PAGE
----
How to Deflect Unsolicited Parenting Advice with Grace

unsolicited parenting adviceA lot of you probably noticed that as soon as you became pregnant, everyone had an opinion about pretty much everything related to you and your baby. Care providers, family, friends and even total strangers probably offered up their well-meaning advice. I wish I could tell you that the birth of your child will end this steam of advice. But it’s not likely to. Everyone seems to have an opinion on how to take care of babies too. This is especially true when it comes to the big two topics of eating and sleeping.

If possible, take some time before the baby is born to think about how you will handle unsolicited parenting advice and criticisms. And don’t worry – if your baby is already here, it’s not too late to set the boundaries you need to keep cool.

It can be easier to shrug off the advice of a stranger than to fob off your mother-in-law for the fiftieth time. But sometimes the words of a stranger can really sting if we are feeling vulnerable. So how can you deflect unsolicited parenting advice?

Here are three strategies for dealing with unsolicited parenting advice

1. Minimise the conversation

In this instance you are graciously thanking the well-meaning person for their concern, and ending the conversation. The trick is to avoid engaging in a debate. You do not need to feel as though you owe anyone an explanation for how you are parenting. If this is a stranger at the shops, you can simply excuse yourself move along. Remind yourself that the stranger’s opinion is a reflection of their experience, not yours so there’s no need to take it personally. If this is your friend or relative you could change the subject. Try asking about something that is happening in their life instead.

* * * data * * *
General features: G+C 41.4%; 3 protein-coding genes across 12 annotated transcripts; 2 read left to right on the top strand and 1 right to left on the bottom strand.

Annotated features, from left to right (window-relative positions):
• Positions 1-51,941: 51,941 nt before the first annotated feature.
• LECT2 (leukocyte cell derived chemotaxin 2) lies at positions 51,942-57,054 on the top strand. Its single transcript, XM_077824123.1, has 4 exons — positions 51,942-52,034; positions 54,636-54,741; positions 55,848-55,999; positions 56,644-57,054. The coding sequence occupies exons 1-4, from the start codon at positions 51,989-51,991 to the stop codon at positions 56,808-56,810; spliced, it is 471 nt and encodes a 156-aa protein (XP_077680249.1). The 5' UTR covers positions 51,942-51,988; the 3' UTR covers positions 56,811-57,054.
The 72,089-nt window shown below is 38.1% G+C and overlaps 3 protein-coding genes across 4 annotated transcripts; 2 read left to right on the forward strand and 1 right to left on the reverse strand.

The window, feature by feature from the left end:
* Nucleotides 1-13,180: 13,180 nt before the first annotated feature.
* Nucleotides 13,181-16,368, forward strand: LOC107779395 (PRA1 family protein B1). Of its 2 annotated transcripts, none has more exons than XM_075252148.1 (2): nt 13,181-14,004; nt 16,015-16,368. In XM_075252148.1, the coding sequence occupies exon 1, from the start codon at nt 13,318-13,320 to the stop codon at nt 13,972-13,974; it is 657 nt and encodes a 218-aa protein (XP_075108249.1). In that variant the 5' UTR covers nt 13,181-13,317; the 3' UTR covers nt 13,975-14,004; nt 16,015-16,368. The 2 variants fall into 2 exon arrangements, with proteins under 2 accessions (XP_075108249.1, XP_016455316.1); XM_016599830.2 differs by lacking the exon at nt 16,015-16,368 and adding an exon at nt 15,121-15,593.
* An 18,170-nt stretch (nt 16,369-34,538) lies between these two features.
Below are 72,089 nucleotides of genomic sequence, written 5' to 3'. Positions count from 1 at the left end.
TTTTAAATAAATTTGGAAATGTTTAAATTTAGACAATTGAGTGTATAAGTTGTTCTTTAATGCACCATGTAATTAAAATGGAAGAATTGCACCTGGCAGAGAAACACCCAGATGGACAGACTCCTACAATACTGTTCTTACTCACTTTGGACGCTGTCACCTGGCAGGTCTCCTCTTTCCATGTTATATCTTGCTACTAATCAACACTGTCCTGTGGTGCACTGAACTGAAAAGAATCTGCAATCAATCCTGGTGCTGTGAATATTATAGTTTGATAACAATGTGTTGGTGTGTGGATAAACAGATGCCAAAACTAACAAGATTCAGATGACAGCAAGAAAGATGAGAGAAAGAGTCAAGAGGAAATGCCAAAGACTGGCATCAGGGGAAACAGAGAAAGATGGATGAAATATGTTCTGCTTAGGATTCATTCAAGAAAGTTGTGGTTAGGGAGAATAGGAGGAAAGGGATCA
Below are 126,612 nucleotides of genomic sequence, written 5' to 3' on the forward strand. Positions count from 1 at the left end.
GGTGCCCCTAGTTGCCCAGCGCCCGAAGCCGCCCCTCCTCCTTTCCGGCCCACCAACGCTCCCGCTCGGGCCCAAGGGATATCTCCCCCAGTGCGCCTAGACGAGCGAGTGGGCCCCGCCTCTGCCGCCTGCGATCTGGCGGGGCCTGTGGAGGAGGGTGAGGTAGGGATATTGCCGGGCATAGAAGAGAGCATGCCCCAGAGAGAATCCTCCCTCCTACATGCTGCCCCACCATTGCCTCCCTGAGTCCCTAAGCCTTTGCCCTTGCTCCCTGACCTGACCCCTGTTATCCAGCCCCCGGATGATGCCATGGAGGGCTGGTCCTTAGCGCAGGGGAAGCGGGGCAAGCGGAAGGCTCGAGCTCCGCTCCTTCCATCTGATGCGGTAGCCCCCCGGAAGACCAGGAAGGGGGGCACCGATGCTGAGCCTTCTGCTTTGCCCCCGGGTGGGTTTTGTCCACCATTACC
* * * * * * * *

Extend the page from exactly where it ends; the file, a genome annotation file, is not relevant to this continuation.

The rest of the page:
2. Stand your ground

You may have tried minimising the conversation and that hasn’t worked. Or someone has said something that really goes against your own beliefs and you feel that you must engage. How do you gracefully stand your ground? You can politely acknowledge their right to their own opinion. You may even thank them for their concern. Then give them a clear, firm message about what you believe. You may even add that you have done your research and considered all sides of the issue and have made the choice that felt best for you and your baby. For instance, if your friend insists that babies must be left to cry it out and you believe in attachment parenting, you might say “Tina, thank you so much for your concern. I really value your friendship and I know that you want what is best for me and my baby. However, I have done my research and carefully considered whether to let Jake cry it out. In my heart, I know that attachment parenting is the best way to care for both Jake and myself. I am sure you can respect that.”

 3. Refuse to be a doormat

I am confident in my parenting choices. I stand up for what I believe is best for me and my baby.“Don’t take it personally” may be easier said than done. In some situations you might just let the advice roll off your back. However, if you are feeling disempowered by ongoing unsolicited advice you may benefit from being assertive. Express how you are feeling. It may sound silly, but the person giving you this advice may not have any idea of how their behaviour is impacting you. For instance you can say “When you continually give me advice about parenting it makes me feel like you think I’m a bad parent. I am doing my very best, and I would appreciate it if you would respect my choices.” If this does not work, you may need to set a very strong boundary and take the topic off limits – or even distance yourself from this person. You could say “I am no longer willing to discuss the baby’s care with you. Until you are able to respect my feelings we will be unable to spend time with you.” Sometimes people need to know that there are serious consequences before they will put in the effort to change their behaviour. It may be difficult, but if this person is causing you high levels of stress you need to find a way to resolve the issue one way or another. Remember, this is a challenging time and you deserve to be surrounded with people who love and support you. Love yourself enough to put your own needs first. In doing so, you are better able to take care of your family.

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